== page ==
The naira is heading back to the level it was before the Central Bank of Nigeria (CBN)’s shock move to stop selling dollars to the Bureau De Change (BDC) operators.
That’s after the currency on Tuesday strengthened to N509 per dollar from N512 on Monday at the parallel market.
Traders say there’s more clarity over the CBN’s new policy to discontinue dollar sales to BDCs and that has seen hoarders begin to sell dollars again after pulling back to digest the shock move last week.
The commercial banks, who the CBN will now channel the $5.7 billion sold to BDCs annually, have started setting up dedicated teller points at all their branches nationwide for eligible foreign exchange needs.
In emails to customers, the banks are vowing to treat foreign exchange requests instantly, subject to required documentation.
Traders said the naira may strengthen further to N504 per dollar as uncertainty about the rate wanes.
On Monday, the naira has steadily pared losses to the dollar after hitting a fresh low following the CBN’s announcement.
The naira had strengthened by 0.58 percent to N512/$ on Monday compared with N515 it closed on Friday, after falling sharply to N525 to the dollar last week after the CBN’s move to discontinue the sale of dollars to BDC operators due to foreign exchange arbitrage.
In the last monetary policy committee (MPC) briefing held on 27 July, the CBN Governor, Godwin Emefiele, announced that the CBN would discontinue the weekly allocation and sales of foreign exchange to BDC operators and would no longer process licenses for new BDCs. The apex bank accused BDC operators of engaging in graft and becoming a conduit for illicit financial flows and money laundering. Subsequently, the CBN will channel weekly allocations of dollar sales to commercial banks to meet legitimate FX requests – personal travel allowance (PTA), business travel allowance (BTA), tuition fees, medical payments, SME transactions, among others – in an attempt to maintain the country’s foreign exchange reserves (currently at US$33.38bn).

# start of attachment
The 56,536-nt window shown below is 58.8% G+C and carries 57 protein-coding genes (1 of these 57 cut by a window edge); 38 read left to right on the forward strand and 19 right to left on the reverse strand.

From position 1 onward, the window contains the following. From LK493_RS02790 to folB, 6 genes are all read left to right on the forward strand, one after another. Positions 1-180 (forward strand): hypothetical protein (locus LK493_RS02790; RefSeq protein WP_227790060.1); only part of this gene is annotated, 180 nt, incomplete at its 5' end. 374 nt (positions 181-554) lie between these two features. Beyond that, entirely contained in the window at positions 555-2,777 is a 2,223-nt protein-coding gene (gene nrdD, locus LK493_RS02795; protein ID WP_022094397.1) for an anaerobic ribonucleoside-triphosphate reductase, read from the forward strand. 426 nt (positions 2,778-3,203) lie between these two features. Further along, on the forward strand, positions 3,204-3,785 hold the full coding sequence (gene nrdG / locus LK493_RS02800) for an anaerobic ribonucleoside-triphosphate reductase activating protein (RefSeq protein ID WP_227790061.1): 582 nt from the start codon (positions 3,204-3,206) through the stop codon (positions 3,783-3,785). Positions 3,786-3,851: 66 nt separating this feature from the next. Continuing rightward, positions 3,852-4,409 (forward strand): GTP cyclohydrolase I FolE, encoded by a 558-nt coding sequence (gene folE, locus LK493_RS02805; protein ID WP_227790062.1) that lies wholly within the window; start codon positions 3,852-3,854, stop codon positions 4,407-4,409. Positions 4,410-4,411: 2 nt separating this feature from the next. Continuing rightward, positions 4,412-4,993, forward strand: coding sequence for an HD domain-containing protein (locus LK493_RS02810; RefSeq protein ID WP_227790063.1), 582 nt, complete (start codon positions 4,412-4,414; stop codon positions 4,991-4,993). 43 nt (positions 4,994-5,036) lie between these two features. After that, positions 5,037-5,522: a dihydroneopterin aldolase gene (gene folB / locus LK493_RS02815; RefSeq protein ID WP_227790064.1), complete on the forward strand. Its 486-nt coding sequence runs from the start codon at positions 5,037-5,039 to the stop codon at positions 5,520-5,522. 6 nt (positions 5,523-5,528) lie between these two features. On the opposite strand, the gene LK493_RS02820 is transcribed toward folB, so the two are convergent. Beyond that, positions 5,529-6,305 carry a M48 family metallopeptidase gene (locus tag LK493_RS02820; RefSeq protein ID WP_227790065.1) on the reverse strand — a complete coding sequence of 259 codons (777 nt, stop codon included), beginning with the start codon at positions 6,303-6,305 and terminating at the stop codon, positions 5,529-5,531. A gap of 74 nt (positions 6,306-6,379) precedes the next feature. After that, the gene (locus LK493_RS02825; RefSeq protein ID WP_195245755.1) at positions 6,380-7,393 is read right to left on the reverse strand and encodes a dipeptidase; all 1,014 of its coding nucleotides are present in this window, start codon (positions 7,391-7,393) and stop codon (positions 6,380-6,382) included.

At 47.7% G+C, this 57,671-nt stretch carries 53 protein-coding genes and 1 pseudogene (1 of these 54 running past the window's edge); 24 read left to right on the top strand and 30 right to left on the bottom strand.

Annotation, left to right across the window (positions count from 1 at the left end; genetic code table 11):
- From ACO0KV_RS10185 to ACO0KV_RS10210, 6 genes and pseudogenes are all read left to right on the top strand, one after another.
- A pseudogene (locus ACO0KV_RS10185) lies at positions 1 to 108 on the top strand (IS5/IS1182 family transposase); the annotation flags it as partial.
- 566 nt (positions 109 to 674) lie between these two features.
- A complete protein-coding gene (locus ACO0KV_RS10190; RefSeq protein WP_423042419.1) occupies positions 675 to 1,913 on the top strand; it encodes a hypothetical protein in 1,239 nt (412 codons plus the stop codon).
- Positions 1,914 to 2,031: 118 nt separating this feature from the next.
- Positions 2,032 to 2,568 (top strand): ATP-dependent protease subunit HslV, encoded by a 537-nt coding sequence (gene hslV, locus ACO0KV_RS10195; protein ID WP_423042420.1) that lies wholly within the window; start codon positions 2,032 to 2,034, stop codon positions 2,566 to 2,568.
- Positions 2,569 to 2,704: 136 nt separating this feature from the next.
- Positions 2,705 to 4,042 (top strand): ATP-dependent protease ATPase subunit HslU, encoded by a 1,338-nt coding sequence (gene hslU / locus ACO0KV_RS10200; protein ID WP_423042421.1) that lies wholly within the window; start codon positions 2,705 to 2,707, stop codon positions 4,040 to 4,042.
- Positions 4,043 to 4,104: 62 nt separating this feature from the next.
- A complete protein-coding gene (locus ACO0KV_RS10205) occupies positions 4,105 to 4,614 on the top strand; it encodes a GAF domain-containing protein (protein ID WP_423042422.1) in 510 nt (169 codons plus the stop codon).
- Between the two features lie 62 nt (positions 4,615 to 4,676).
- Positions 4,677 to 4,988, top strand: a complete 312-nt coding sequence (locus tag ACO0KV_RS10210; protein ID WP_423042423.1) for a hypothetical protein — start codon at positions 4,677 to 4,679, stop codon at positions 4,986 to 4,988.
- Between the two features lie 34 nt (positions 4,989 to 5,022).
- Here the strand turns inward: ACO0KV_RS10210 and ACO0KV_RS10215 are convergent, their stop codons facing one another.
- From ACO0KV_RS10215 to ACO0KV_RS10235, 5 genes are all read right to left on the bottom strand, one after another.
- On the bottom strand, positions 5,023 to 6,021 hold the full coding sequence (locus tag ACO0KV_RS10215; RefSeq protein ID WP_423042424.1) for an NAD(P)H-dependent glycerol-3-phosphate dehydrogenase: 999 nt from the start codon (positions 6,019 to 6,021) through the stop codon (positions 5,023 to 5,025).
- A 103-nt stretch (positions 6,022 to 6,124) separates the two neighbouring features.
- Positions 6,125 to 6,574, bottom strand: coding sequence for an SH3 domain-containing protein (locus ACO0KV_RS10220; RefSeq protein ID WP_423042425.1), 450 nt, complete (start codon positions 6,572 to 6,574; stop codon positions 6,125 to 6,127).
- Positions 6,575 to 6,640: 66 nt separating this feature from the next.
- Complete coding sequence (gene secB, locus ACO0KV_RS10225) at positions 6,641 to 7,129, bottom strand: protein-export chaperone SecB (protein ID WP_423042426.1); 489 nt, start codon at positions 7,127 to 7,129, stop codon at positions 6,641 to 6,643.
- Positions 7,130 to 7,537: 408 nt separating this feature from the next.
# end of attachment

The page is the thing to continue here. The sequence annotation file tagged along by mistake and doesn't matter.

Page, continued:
According to Coronation Research, the most common reaction is a feeling of déjà vu, given that the CBN had on 11 January 2016 made a similar announcement banning the sale of foreign exchange to BDCs. The apex bank stated at the time that “operators in this segment have not reciprocated the Bank’s gesture to help maintain stability in the market”.
As a result, the naira, which was already under pressure due to the decline in oil prices and the depleting foreign reserves, maintained a steady downward trend in the parallel market – parallel market rates spiked by 3.55 percent following the announcement. In a bid to salvage the dire situation, the CBN reversed its position and resumed the sale of dollars to BDCs in November 2016, 10 months after the ban. Within the period, the naira weakened by 42.1% in the parallel market and the spread between the official and parallel rates widened from 38.1% to 54.0%. The CBN hoped that resuming sales would help to drive down, or at worst stabilize, the parallel rate. Unfortunately, that was not the case, as the rate continued its upward trajectory, peaking at N520/US$1 in February 2017.
Similar to 2016, this time, the initial market response to the ban was a 3.81% decline in naira in the parallel market to N525/US$1. However, since this initial decline, the naira has witnessed two days of successive appreciations.
The Committee of Bank Chief Executive Officers has predicted that the exchange rate to the U.S dollar will continue to recover. The Committed stated that the banking industry is ready to begin foreign exchange sales to customers and that banks are better equipped than BDCs, to meet customers’ forex needs.
“We expect the pressure on the parallel rate to persist, as regular individuals and businesses who do not meet the narrow criteria to access funds through the banks and the I&E window are likely to resort to the parallel market. Consequently, the spread between the I&E rate and the parallel market rate could continue to expand,” analysts at Coronation said.